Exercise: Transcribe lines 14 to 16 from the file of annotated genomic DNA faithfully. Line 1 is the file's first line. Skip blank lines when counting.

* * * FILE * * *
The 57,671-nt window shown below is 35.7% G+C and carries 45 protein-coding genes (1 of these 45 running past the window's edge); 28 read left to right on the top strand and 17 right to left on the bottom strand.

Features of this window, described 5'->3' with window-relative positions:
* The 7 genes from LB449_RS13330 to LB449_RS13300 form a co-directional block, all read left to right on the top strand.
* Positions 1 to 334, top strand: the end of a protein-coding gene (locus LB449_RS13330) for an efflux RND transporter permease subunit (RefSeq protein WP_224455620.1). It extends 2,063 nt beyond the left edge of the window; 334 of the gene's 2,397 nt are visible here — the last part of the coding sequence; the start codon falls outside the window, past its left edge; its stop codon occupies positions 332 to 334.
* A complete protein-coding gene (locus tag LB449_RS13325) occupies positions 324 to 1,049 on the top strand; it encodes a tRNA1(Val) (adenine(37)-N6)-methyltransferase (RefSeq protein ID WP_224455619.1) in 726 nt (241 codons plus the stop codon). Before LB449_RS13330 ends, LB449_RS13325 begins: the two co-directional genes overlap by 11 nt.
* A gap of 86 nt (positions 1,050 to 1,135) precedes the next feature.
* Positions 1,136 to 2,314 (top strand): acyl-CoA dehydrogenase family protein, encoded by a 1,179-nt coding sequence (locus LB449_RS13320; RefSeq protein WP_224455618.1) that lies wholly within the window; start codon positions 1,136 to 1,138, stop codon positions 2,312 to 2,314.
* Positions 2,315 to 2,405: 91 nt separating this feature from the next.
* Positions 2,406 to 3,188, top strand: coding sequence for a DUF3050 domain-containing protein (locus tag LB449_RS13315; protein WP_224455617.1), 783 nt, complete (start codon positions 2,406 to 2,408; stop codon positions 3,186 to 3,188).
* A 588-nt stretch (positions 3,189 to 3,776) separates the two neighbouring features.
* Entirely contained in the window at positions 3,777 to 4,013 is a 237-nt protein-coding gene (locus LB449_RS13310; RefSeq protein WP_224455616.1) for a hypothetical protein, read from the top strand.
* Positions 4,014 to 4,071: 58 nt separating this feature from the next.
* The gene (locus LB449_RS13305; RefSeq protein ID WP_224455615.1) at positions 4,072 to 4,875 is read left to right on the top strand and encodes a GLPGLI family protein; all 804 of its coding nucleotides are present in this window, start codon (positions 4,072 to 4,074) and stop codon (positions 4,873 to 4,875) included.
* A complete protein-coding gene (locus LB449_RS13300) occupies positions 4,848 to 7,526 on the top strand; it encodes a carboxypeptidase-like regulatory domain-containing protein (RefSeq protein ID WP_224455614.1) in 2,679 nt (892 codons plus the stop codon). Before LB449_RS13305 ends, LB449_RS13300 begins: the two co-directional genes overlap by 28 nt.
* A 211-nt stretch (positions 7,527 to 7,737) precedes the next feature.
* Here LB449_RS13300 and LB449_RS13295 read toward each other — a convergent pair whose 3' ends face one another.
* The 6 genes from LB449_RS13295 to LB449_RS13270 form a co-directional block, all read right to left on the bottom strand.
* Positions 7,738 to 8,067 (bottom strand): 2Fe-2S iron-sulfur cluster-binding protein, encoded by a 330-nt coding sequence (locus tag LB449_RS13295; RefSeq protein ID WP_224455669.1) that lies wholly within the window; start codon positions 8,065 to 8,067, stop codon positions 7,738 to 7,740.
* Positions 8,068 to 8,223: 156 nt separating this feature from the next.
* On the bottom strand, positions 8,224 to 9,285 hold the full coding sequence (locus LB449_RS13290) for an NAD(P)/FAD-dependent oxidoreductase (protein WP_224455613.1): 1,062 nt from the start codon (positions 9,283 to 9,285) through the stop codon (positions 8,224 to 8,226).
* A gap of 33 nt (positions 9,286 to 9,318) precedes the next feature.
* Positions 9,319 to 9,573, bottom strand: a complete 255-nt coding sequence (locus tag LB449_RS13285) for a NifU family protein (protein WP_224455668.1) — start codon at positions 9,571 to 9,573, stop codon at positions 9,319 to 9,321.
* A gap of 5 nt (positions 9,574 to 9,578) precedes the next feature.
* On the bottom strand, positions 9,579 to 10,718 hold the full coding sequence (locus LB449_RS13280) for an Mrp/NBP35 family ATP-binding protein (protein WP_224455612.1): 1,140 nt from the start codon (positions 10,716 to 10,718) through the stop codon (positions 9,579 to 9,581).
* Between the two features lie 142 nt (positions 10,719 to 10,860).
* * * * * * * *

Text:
* A complete protein-coding gene (locus LB449_RS13300) occupies positions 4,848 to 7,526 on the top strand; it encodes a carboxypeptidase-like regulatory domain-containing protein (RefSeq protein ID WP_224455614.1) in 2,679 nt (892 codons plus the stop codon). Before LB449_RS13305 ends, LB449_RS13300 begins: the two co-directional genes overlap by 28 nt.
* A 211-nt stretch (positions 7,527 to 7,737) precedes the next feature.
* Here LB449_RS13300 and LB449_RS13295 read toward each other — a convergent pair whose 3' ends face one another.